Everybody will tell you that memory can't be trusted. When they say that, of course, what they mean is other people's memories can't be trusted. We don't like to think that everything we know about the world is based on a deeply flawed and illogical storage system.
We're not talking about being bad at matching faces with names here. Science has found that your memory is basically a pathological liar, just making it up as it goes along. For instance ...
5Other People Can Manipulate Your Memory With Repetition
There was quite a stir recently when it turned out that a growing number of people believe the President of the USA is a Muslim. Regardless of whether or not you intend to vote for the man, this is just an issue of fact, and the fact is that at various times we have all seen video clips of Mr. Obama drinking alcohol, eating pork, getting sworn in on a Christian Bible and sitting in a Christian church.
But according to the Pew Research Center, for almost 20% of the people they polled, those memories have been trumped by the mere act of hearing commentators assert that Obama is a Muslim, over and over and over.
Obama, posing with a statue of the famed Imam Ali bin Superman.
You can laugh at them all you want, but that technique works on all of us, to various degrees. Nobody likes to think of themselves as susceptible to advertisements, or propaganda, or liars. Too bad. It's just part of the mechanical workings of our brain: when we hear a statement enough, we'll start to believe it.
They call it the "Illusion of Truth" effect. We judge things to be true based on how often we hear them. We like familiarity, and repeating a lie often enough makes it familiar to us, the repetition making it fall right in with all of the things our memory tells us are true about the world. Every advertiser or propagandist knows this. Humans are social animals, and there is a primal part of us that still says, "If other members of the tribe who I feel close to believe this, there must be something to it."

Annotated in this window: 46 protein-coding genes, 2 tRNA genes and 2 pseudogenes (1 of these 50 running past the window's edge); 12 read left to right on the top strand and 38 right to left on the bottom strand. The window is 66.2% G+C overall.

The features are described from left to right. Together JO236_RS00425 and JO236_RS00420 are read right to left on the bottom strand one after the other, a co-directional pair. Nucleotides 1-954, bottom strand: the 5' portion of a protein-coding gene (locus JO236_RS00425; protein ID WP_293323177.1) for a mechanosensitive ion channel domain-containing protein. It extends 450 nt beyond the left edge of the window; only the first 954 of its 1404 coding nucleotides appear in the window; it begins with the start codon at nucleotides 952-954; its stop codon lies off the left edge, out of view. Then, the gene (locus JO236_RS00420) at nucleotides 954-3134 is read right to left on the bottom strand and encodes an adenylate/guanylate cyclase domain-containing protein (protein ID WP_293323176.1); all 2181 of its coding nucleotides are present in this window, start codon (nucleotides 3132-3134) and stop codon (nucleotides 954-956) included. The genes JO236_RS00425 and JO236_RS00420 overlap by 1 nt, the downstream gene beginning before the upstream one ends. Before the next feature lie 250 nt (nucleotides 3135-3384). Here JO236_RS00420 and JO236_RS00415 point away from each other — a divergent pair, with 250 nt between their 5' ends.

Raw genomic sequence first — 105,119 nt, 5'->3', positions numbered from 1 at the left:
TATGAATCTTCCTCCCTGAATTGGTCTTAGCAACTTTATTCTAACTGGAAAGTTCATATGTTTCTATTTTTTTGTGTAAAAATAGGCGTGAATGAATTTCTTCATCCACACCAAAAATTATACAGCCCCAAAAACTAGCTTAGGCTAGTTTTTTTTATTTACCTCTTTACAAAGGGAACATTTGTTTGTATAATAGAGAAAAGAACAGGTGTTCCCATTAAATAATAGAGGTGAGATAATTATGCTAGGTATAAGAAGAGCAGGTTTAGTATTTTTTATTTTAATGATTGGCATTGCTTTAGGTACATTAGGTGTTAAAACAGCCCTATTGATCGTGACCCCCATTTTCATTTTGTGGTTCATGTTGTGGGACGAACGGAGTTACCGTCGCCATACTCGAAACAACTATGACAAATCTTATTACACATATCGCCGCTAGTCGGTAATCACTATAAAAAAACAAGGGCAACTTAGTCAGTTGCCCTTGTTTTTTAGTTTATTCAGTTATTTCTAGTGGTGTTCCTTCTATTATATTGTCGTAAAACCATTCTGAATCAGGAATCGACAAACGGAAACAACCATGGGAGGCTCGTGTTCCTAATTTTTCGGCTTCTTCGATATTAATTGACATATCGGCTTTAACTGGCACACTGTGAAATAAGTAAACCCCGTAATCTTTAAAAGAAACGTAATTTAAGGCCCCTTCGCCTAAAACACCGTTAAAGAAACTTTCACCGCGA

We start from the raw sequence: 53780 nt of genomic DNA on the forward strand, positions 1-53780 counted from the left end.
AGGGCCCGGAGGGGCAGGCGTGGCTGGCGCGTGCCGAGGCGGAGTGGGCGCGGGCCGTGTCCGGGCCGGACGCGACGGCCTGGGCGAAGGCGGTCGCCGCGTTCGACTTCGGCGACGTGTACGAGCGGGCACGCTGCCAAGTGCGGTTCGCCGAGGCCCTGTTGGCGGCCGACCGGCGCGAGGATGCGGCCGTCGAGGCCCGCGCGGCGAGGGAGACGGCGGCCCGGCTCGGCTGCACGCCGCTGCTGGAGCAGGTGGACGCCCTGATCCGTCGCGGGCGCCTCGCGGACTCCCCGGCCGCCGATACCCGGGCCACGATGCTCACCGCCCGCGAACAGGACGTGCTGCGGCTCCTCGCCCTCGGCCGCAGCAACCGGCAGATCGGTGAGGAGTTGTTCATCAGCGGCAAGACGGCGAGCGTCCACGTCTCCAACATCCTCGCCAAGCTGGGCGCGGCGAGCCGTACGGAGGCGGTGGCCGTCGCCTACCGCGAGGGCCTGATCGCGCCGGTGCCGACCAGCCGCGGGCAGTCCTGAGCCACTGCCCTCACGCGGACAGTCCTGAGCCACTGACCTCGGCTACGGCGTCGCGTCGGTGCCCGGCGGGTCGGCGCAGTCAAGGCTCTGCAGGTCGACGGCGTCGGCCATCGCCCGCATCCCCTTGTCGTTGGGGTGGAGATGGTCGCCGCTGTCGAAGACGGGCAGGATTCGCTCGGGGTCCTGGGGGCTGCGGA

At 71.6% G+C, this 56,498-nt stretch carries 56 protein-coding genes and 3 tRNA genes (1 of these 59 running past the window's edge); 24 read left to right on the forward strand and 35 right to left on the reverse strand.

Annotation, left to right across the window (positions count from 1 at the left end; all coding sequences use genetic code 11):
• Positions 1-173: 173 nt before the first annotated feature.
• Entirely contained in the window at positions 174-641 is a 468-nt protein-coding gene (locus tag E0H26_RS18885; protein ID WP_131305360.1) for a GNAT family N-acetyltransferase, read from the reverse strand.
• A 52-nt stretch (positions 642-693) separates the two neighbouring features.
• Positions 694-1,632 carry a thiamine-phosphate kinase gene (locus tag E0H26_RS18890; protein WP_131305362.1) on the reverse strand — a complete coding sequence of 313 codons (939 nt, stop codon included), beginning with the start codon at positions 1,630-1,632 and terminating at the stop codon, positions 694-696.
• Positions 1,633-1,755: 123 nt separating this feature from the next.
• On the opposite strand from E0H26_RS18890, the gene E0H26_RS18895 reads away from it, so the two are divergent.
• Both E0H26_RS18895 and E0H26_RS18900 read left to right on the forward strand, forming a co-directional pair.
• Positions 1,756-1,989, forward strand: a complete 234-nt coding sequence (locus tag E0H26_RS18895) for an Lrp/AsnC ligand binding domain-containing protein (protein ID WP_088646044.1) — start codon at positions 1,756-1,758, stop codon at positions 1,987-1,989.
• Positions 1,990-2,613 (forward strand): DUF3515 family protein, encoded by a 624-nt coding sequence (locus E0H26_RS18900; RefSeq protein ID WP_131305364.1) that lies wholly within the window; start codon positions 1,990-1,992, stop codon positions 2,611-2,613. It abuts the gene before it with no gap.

"We will never regret any of these decisions."
And no, simply showing us the correct information doesn't fix it. Quite the opposite: research shows that once we've seized on an incorrect piece of information, exposure to the facts either doesn't change what we think, or makes us even more likely to hold onto the false information. You can guess why this is: our self-image triumphs over all. It's more important that we continue to think of ourselves as infallible than admit we're wrong. This is how people continue to believe admitted hoaxes after they have been proven to be fake.
"Who would fake something like that?"
But wait, here's the best part:
Most of you will still think of this as something other people do, and that you of course are the unbiased observer who can clearly see their stupidity. There is a reason for this, too. They call it the Bias Blind Spot. The biases in your system cripple even your ability to examine your own biases. So just now, when you thought to yourself, "Ha, I've caught myself doing that! But at least I'm not as nutty as those 'Obama is a Muslim' nutjobs!", you just saw your own bias at work. You're trying to examine a broken mechanism with a broken mechanism. It's like trying to perform surgery on your own ass, with a scalpel that is itself clenched in your ass.
"So we're out of gloves..."